Air Temperatures – The following maximum temperatures were recorded across the state of Hawaii Tuesday:
84 Lihue, Kauai
85 Honolulu, Oahu
89 Kahului, Maui
86 Kona, Hawaii
83 Hilo, Hawaii
Air Temperatures ranged between these warmest and coolest spots near sea level – and on the highest mountain tops around the state…as of 810pm Tuesday evening:
Kailua Kona – 80
Hilo, Hawaii - 73
Haleakala Summit – 43 (near 10,000 feet on Maui)
Mauna Kea Summit – 34 (13,000+ feet on the Big Island)
Hawaii’s Mountains – Here’s a link to the live web cam on the summit of near 13,800 foot Mauna Kea on the Big Island of Hawaii. This web cam is available during the daylight hours here in the islands…and when there’s a big moon shining down during the night at times. Plus, during the nights you will be able to see stars, and the sunrise and sunset too… depending upon weather conditions. Here’s the Haleakala Crater webcam on Maui – if it’s working.
Small Craft Wind Advisory…coastal and channel waters
around Maui County and the Big Island
High Surf Advisory…south facing shores
Wind Advisory…on the Big Island summits and
the summit on the Haleakala Cratre on Maui
Locally strong and gusty trade winds, dry weather
prevails…other than just a few windward showers
during the nights mostly
The following numbers represent the most recent top wind gusts (mph), along with directions as of Tuesday evening:
24 Waimea Heights, Kauai – W
40 Kuaokala, Oahu – NE
30 Molokai – NE
39 Lanai – NE
35 Kahoolawe – ENE
35 Kahului, Maui – NE
30 Kealakomo, Big Island – NE
Here are the latest 24-hour precipitation totals (inches) for each of the islands as of Tuesday evening:
0.14 Mount Waialeale, Kauai
0.05 Moanalua, Oahu
0.04 Hana airport, Maui
0.33 Kealakekua, Big Island
We can use the following links to see what’s going on in our area of the north central Pacific Ocean. Here’s the latest NOAA satellite picture – the latest looping satellite image… and finally the latest looping radar image for the Hawaiian Islands.
~~~ Hawaii Weather Narrative ~~~
Rather strong and gusty trade winds, right on through the rest of this week…and beyond. Here’s a weather chart showing two near 1025 millibar high pressure systems located well to the northeast of our islands, which are responsible for keeping our trade winds going. A late season cold front is moving by to the north of the state, although won’t make it close to our islands.
A fairly typical trade wind weather pattern, albeit on the windy side, remaining generally dry through Friday…with some increase in windward showers by the weekend. Satellite imagery shows patchy stable looking low clouds to the east through northeast, being carried along in the trade wind flow, arriving along our windward sides. Here’s the looping radar image, showing hardly any showers pushing through the state. The windward sides may find a few very light misty showers arriving overnight, although accumulations will remain light. The leeward sides should remain very dry statewide, with more good weather gracing those south and west facing beaches again on Wednesday. Speaking of the leeward beaches, there will high surf breaking there, watch out for those larger than normal waves!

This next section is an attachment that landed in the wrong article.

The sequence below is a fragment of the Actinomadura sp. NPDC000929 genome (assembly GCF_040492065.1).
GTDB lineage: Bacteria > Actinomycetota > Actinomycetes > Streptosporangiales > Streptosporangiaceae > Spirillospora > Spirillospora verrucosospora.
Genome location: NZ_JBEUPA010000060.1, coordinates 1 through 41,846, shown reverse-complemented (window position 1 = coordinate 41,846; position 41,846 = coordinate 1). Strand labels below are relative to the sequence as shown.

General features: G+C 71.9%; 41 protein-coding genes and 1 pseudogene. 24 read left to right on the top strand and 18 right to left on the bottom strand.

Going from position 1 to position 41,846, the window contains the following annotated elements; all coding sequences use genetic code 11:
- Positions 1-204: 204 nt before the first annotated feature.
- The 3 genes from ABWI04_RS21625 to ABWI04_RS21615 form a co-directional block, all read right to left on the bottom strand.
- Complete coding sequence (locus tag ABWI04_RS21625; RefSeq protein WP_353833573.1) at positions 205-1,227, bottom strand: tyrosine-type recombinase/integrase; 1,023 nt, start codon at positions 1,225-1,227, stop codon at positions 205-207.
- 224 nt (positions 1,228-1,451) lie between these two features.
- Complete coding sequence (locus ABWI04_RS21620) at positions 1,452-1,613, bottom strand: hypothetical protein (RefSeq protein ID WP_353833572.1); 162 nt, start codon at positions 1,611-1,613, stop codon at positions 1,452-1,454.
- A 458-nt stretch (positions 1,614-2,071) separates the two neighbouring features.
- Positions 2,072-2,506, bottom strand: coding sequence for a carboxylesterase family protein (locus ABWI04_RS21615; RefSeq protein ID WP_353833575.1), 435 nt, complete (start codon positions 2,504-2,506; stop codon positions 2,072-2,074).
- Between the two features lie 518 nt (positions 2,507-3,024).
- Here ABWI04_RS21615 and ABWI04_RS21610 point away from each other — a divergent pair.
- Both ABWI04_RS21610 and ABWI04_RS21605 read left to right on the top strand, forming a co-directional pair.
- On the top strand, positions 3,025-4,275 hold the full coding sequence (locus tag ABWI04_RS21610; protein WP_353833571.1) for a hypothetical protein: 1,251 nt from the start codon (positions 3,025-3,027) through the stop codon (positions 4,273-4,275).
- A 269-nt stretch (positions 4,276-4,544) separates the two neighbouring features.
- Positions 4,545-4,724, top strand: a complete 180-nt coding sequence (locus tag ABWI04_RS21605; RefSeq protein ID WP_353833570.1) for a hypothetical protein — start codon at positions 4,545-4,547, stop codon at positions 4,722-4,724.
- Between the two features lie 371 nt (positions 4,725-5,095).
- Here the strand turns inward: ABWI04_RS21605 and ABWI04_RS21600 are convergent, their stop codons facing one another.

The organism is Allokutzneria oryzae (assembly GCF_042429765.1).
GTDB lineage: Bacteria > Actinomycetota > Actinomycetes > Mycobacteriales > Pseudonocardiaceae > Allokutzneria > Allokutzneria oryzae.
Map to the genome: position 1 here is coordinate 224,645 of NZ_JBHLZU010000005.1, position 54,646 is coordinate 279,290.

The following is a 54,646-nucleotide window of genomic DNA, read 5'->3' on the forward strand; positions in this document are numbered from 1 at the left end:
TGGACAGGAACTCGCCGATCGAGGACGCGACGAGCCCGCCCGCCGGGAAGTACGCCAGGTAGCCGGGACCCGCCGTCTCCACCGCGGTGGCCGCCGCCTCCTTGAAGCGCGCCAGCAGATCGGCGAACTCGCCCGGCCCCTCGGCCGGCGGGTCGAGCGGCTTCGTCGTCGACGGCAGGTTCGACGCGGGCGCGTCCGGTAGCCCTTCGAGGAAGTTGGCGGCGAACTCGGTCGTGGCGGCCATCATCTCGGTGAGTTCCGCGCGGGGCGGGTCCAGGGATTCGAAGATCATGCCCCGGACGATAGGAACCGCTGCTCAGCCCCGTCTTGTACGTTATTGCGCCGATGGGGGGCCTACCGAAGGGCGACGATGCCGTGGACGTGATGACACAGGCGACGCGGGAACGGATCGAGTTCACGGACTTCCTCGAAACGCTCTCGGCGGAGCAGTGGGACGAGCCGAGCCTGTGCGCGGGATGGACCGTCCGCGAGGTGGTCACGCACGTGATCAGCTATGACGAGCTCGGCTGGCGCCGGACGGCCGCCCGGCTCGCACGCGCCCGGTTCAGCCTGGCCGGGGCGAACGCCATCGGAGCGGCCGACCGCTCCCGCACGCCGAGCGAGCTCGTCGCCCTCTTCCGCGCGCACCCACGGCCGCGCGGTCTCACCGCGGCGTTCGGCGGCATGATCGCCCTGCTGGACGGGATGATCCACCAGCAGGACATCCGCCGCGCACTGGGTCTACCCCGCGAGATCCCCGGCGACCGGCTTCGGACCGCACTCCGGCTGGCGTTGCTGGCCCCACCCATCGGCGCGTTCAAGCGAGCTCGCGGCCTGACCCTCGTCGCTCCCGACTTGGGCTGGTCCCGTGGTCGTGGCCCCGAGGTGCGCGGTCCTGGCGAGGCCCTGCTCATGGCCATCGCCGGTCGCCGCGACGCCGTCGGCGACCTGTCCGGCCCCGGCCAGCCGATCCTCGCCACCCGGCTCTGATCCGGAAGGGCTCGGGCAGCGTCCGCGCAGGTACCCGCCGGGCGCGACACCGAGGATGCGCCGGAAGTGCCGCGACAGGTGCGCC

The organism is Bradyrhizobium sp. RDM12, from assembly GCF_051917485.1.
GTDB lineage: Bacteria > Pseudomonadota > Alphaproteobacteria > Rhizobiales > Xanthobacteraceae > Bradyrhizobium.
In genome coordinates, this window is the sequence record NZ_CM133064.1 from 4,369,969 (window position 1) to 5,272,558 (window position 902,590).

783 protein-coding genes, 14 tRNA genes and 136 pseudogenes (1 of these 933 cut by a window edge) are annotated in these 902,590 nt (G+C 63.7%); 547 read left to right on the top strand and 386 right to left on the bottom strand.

Here at my Kula weather tower on Maui, it was partly cloudy and near calm…the air temperature was 69.1F degrees – at 818pm this evening. I’ll be back with your next new weather narrative from paradise, early Wednesday morning, have a great Tuesday night until then! Aloha for now…Glenn
World-wide tropical cyclone activity:
Atlantic Ocean/Caribbean Sea: There are no active tropical cyclones / Here’s a link to the National Hurricane Center in Miami…which covers tropical cyclone activity in the Atlantic, Caribbean Sea…and the Gulf of Mexico.
A BROAD AREA OF LOW PRESSURE OVER THE CENTRAL GULF OF MEXICO IS PRODUCING A LARGE AREA OF DISORGANIZED THUNDERSTORMS AND STRONG GUSTY WINDS OVER THE SOUTHEASTERN GULF OF MEXICO. ALTHOUGH THE THUNDERSTORM ACTIVITY ASSOCIATED WITH THE LOW HAS INCREASED OVERNIGHT…THE CIRCULATION REMAINS POORLY-DEFINED. ENVIRONMENTAL CONDITIONS COULD BECOME A LITTLE MORE CONDUCIVE FOR DEVELOPMENT DURING THE NEXT DAY OR SO…AND A TROPICAL DEPRESSION OR STORM COULD FORM BEFORE THE SYSTEM MOVES NORTHEASTWARD OVER NORTHERN FLORIDA LATE THURSDAY OR THURSDAY NIGHT. THIS SYSTEM HAS A MEDIUM CHANCE…50 PERCENT…OF BECOMING A SUBTROPICAL OR TROPICAL CYCLONE DURING THE NEXT 48 HOURS. AN AIR FORCE RESERVE RECONNAISSANCE AIRCRAFT IS SCHEDULED TO INVESTIGATE THIS DISTURBANCE THIS AFTERNOON…IF NECESSARY. REGARDLESS OF DEVELOPMENT…LOCALLY HEAVY RAINS AND GUSTY WINDS ARE LIKELY OVER PORTIONS OF CENTRAL AND WESTERN CUBA…THE FLORIDA KEYS…AND THE FLORIDA PENINSULA DURING THE COUPLE OF DAYS.
ELSEWHERE, TROPICAL CYCLONE FORMATION IS NOT EXPECTED DURING THE NEXT 48 HOURS.
Gulf of Mexico: There are no active tropical cyclones
Eastern Pacific: There are no active tropical cyclones
Tropical cyclone formation is not expected during the next 48 hours
Here’s a wide satellite image that covers the entire area between Mexico, out through the central Pacific…to the International Dateline.
Central Pacific Ocean: There are no active tropical cyclones / Here’s a link to the Central Pacific Hurricane Center (CPHC)…covering our central Pacific.
No Tropical cyclones are expected through Thursday night
Western Pacific Ocean: There are no active tropical cyclones / Here’s a link to the Joint Typhoon Warning Center (JTWC), which covers tropical cyclone activity in the western Pacific, and the North and South Indian Ocean…and adjacent Seas.
South Pacific Ocean: There are no active tropical cyclones
North and South Indian Oceans: There are no active tropical cyclones